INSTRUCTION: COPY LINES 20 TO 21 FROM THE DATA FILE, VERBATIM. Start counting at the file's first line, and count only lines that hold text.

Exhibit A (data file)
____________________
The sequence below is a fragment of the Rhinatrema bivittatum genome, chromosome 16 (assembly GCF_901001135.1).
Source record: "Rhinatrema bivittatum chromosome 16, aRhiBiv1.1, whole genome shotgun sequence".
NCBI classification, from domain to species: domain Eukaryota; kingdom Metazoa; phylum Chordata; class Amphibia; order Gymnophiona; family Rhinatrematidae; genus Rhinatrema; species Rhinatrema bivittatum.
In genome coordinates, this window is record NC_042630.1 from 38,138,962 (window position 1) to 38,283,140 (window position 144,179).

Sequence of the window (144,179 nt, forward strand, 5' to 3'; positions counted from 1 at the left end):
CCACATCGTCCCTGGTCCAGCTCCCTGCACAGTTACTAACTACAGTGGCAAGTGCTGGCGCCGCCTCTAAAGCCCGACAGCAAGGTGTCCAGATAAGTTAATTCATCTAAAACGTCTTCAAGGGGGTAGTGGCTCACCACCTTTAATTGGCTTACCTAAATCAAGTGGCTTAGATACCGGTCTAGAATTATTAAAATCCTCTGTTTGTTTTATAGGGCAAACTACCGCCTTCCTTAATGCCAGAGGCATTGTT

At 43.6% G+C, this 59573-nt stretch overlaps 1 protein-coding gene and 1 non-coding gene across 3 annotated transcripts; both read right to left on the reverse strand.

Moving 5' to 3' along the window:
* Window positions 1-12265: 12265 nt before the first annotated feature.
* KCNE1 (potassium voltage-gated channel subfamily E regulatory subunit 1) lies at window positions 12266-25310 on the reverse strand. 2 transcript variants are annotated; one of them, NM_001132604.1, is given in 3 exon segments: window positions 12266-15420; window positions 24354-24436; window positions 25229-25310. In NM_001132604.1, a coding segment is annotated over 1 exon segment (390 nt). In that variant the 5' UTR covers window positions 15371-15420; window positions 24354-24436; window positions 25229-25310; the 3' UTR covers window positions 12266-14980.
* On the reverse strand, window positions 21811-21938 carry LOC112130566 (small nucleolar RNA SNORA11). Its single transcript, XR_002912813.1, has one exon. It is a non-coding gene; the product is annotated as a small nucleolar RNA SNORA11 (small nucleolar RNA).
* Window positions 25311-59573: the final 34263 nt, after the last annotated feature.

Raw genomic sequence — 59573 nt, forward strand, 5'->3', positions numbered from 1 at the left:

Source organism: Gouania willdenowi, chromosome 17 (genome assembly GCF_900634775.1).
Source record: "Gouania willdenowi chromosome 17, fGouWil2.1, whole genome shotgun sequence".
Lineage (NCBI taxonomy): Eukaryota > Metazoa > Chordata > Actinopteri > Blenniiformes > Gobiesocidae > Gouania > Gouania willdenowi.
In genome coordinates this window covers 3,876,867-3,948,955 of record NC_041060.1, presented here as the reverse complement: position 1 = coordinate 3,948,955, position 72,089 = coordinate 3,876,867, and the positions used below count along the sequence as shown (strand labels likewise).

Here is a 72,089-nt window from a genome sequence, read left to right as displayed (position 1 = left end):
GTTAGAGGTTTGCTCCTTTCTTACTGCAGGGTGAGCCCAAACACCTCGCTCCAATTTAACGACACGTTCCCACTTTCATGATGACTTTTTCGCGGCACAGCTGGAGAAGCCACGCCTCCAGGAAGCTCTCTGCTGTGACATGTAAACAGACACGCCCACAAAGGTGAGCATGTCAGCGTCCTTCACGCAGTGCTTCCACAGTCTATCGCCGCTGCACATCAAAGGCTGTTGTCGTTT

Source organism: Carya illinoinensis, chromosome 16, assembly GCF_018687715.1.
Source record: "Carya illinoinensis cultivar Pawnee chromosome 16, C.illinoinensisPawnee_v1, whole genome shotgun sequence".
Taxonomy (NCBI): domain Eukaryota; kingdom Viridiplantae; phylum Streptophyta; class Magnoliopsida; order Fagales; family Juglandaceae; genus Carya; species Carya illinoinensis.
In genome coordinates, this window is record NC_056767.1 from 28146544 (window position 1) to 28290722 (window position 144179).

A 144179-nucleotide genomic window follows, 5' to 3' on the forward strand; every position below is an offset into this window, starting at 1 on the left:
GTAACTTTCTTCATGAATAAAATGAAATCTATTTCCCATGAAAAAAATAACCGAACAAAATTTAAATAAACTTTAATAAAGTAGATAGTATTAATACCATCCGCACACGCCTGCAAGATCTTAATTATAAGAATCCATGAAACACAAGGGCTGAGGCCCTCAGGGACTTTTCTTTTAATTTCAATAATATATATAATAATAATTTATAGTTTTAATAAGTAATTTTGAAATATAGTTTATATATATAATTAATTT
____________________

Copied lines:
Source organism: Carya illinoinensis, chromosome 16, assembly GCF_018687715.1.
Source record: "Carya illinoinensis cultivar Pawnee chromosome 16, C.illinoinensisPawnee_v1, whole genome shotgun sequence".